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The Horse Lover's Blog

Mysteries of Type and Blood

Looking at my two classically bred Morgan mares out eating their hay this morning, I admired for the umpteenth time Robin's beautiful long legs. She is a fourteen-two hand mare with a round barrel--I won't reveal what the weight tape said about her poundage. Let's just say she has well-sprung ribs!
Her elbow isabout level with my waist. The elbow of her companion, the fifteen-hand Woodgate Martha V, comes only up to my hip.
This evening I got out the weight tape to confirm this measurement. Indeed, there is a four inch difference. Robin is 36 inches at the elbow. Martha is 32 inches. Martha declared that in her former life she was only measured with an oak measuring stick with brass ferrule, the hundred-dollar or so kind, not a free grain store weight tape. So I was unable to compare their weights, and we have a little training project for tomorrow.
Both these mares have a lot of Flyhawk and old Government breeding. Martha V is by the tall, athletic stallion, UVM Springfield. Robin is by the small, athletic stallion River Echo Hamilton. At pasture running together, they often look startlingly alike, making the same head motions and flagging their tails in a similar way. Yet standing still, they are very different in type and conformation. It would take a wiser person than me to run through their bloodlines and see just where Martha gets her extreme depth of body, and the characteristic of being rather heavy on the forehand, and where Robin gets her race-horse balance.

Robin bears a startling resemblance to a classic trotting horse broodmare of the 19th century, Green Mountain Maid. She doesn't descend from the Maid, but shares crosses to Henry Clay and Iron's Cadmus, horses in the classic mare's pedigree. Green Mountain Maid has a statue in her honor out in California, and $10,000 was offered for her when she was 20 years old. The offer was turned down. (Thanks to the excellent research of Brenda Tippin for this info, and the photo of Green Mountain Maid which you can see by following the link. Same lovely long legs, same butt, same belly, same white hind feet, and very similar head. They could easily be mistaken for the same horse. I wouldn't take $10,000 for Robin, either.  Read More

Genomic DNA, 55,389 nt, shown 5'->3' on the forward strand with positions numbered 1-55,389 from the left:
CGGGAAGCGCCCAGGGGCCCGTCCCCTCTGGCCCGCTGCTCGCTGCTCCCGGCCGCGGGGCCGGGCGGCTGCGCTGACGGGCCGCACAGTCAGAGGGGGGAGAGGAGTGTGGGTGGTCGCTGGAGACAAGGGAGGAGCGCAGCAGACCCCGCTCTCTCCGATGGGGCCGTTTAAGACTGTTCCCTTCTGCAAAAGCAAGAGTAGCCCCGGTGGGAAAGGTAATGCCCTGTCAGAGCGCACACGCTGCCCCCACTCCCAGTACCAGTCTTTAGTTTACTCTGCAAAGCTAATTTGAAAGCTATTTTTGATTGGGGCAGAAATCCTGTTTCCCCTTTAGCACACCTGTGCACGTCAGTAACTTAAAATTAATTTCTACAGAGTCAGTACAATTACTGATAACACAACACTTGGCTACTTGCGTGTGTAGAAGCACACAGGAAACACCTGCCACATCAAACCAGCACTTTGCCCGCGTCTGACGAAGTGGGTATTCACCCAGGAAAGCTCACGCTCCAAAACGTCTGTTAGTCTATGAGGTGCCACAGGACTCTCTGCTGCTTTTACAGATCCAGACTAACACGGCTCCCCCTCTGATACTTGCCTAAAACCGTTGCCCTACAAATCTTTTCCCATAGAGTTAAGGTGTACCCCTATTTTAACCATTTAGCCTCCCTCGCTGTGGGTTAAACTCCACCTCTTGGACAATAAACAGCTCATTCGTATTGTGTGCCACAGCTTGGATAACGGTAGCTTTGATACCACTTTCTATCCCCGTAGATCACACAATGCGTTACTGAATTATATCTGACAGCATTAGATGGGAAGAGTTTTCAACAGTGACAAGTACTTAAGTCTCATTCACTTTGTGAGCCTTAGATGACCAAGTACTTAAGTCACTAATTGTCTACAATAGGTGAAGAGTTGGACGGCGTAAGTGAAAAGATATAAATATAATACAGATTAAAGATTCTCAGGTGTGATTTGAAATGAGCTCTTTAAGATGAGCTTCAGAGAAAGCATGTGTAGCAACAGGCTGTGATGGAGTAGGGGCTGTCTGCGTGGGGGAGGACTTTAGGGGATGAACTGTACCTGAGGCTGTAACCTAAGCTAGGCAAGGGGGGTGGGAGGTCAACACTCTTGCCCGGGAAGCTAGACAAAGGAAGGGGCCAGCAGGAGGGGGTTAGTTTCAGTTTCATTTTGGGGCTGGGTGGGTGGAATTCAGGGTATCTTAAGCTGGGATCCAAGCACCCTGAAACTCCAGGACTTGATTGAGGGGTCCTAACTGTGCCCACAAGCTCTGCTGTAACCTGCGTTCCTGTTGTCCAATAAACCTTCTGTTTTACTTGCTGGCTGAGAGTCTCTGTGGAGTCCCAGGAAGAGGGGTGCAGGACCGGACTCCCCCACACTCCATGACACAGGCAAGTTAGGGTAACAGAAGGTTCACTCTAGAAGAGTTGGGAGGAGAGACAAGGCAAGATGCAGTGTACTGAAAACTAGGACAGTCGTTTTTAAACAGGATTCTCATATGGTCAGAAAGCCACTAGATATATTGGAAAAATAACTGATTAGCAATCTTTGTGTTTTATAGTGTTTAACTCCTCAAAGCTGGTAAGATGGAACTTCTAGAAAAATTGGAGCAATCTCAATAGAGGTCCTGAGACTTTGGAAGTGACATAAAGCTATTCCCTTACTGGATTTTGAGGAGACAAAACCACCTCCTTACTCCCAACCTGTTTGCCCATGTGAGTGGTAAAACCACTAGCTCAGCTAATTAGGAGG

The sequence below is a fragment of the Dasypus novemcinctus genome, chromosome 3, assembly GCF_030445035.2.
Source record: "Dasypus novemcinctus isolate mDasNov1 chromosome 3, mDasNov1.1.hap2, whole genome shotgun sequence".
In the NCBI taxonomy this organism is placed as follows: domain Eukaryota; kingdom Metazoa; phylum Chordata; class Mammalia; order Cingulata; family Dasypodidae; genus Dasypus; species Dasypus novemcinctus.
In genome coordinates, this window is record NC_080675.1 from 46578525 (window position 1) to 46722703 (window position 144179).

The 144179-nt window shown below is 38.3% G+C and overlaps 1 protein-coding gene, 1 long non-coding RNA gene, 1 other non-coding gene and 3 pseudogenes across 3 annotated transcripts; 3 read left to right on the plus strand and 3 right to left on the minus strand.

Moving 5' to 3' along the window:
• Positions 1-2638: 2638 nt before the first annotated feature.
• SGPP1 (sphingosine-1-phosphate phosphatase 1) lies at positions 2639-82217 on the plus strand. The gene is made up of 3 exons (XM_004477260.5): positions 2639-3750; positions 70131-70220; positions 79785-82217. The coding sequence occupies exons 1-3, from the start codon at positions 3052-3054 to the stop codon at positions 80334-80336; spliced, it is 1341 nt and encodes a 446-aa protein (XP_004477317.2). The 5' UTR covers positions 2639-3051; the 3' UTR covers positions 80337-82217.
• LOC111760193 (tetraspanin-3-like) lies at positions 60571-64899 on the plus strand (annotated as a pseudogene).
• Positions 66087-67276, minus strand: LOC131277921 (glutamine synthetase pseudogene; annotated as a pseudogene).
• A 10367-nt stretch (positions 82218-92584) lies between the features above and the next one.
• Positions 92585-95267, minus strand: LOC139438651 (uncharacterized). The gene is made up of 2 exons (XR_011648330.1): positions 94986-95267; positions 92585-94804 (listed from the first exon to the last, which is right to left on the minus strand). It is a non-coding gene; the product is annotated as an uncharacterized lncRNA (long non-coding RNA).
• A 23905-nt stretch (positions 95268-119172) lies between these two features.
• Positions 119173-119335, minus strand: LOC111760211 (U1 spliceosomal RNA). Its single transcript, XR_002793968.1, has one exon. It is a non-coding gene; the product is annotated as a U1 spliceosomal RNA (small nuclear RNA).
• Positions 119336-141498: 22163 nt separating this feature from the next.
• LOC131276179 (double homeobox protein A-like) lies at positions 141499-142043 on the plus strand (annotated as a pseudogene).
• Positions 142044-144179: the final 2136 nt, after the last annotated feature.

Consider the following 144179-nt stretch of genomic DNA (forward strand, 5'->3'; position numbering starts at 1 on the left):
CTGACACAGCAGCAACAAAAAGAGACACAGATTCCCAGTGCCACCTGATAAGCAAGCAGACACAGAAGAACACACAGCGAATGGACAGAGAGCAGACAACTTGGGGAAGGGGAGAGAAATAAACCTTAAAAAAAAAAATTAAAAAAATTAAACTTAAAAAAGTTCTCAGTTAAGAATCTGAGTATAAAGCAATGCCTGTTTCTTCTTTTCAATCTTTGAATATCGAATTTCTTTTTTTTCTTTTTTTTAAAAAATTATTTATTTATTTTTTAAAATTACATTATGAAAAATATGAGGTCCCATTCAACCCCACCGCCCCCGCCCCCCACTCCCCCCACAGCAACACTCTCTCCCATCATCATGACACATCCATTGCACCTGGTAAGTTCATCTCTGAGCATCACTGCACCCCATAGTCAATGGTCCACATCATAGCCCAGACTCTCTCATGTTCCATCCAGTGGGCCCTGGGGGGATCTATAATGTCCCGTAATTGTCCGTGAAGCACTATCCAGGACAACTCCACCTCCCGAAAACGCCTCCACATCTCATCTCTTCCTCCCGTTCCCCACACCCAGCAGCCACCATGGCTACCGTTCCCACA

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Martha V. Arrives

Woodgate Martha V. arrived on our farm a week ago. She's a 12 year old Morgan broodmare who was to have provided a foal with Robin's sire, the beautiful River Echo Hamilton. She appeared to have other ideas, however, and has come to me to start a new career.
She arrived the day our neighbor moved a flock of sheep to a nearby pasture. I believe sheep are a new species to Martha, as are chickens. She was riveted by the sheep, and quite interested in her new friends, Robin and Zeke, but we kept them apart for a few days.
The next few pictures detail their meeting. The drama ended with the girls grazing together in the field, and Zeke self-isolated in the barnyard, calling plaintively to Robin, or possibly to the grass. Only two horses have gone out at a time since, as this is all a bit too dramatic for my nerves. However, I'm amazed at how beautiful the two mares are together. This is why horse people appear greedy. Horse added to horse only increases the poetry of the scene. Read More 
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